San Antonio tragedy ignites immigration debate

The deaths of ten undocumented immigrants at the hands of smugglers in San Antonio has gotten national attention and ignited a fresh debate about immigration. However, immigration advocates say tragedies like that happen on a smaller scale every day. "Peo

HOUSTON - The deaths of ten undocumented immigrants at the hands of smugglers in San Antonio has gotten national attention and ignited a fresh debate about immigration.

The victims were found in a sweltering truck parked at a Walmart in San Antonio. Several others remain hospitalized. 

However, immigration advocates say tragedies like that happen on a smaller scale every day.

“People are coming here out of desperation. It’s not so much that they think the streets are lined with gold, people are fleeing things,” said Cesar Espinosa, executive director of FIEL Houston.

On Sunday, Texas Lt. Governor Dan Patrick said sanctuary cities are why some believe smugglers or coyotes are their only option.

“Those who think sanctuary cities are a great idea, this is what happens. When people think they can come to America illegally, because there’s an oasis somewhere that they can live in, that just draws them to fall into the clutches of people who smuggle people across the border,” said Patrick.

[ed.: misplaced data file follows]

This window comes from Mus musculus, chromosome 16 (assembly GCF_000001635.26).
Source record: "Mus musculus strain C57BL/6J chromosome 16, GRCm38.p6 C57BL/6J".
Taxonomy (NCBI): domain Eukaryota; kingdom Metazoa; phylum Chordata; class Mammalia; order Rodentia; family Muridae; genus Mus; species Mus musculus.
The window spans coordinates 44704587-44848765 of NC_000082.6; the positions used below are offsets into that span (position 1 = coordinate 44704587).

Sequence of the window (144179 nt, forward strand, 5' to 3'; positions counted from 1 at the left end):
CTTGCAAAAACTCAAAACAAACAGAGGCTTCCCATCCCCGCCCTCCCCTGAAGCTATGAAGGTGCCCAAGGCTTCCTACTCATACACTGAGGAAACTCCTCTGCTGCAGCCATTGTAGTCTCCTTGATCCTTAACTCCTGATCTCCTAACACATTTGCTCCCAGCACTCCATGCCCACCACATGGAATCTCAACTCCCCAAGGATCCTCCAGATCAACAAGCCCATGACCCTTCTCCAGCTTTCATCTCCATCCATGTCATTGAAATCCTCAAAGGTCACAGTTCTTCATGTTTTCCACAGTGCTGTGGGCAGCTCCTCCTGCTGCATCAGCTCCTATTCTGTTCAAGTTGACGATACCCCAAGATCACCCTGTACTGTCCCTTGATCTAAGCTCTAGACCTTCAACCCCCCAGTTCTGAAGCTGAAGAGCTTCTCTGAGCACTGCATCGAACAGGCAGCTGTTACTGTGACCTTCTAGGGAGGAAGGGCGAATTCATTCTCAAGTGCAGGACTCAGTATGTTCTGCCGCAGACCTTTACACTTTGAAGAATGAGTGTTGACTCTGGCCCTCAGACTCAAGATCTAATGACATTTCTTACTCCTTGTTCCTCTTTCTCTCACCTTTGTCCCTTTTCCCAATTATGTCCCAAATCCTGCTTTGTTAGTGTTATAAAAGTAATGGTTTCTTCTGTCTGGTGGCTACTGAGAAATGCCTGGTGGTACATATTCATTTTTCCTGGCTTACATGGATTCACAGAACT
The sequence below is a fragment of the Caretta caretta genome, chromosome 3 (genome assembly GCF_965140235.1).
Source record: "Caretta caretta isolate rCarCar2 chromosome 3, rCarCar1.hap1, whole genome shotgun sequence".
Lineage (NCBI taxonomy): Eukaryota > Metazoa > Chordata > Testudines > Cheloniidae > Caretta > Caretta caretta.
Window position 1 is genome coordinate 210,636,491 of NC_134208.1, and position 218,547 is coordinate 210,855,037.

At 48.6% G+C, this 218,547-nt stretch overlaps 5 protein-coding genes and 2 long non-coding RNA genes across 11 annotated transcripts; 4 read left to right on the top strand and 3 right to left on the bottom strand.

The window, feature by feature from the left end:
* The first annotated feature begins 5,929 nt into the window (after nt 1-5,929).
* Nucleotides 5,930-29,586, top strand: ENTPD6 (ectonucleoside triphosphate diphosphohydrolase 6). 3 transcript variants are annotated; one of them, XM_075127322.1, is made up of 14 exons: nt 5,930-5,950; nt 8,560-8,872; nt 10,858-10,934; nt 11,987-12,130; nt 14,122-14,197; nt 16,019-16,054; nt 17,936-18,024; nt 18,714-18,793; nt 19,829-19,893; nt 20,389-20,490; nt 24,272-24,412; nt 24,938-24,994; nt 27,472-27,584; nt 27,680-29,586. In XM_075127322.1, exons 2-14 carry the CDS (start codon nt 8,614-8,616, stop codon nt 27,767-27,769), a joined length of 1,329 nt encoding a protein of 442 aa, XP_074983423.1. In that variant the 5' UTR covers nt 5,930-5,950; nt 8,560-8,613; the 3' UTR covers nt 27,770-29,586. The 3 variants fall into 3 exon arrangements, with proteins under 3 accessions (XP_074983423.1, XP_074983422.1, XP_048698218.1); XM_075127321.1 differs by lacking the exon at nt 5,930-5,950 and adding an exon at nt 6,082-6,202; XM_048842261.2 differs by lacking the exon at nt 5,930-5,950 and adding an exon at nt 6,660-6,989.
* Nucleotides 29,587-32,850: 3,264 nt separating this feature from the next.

He added, “This has to end. I don’t know how many more times we have to see this. Whether we pick up dead bodies in the brush, whether it’s a woman who has been sexually assaulted crossing the border, or whether it’s a horrific crime like today - when will the people of America stand up and understand we cannot be a magnet for people to come here illegally, because this is the end result?”

Patrick said the dangers of human smuggling are why the anti-sanctuary law, SB4, is so important.

However, others condemned Patrick’s comments Monday, saying the loss of life shouldn't be an opportunity to push a political agenda.

“People coming here do not understand what is a sanctuary city or not. Someone doesn’t get on the phone and say, ‘Hey you’ll be safe, you’ll have everything paid for for you,'" Espinosa said. "That doesn’t exist. Those conversations do not exist. They come because they know at least this is a place where they can be safe as human beings.”

State Rep. Eddie Rodriguez echoed those sentiments Monday.

“I hope that Lieutenant Governor Patrick puts people first in his future public statements. Because when 10 people from any background perish under such horrific circumstances, it is an occasion deserving of solemnity and respect, not self-indulgent cheerleading,” said Rodriguez in a statement.

Although they disagree about what the path to citizenship should look like, elected officials on both sides of the aisle called for legal immigration reform on the federal level in light of the deaths in San Antonio.

© 2017 KHOU-TV


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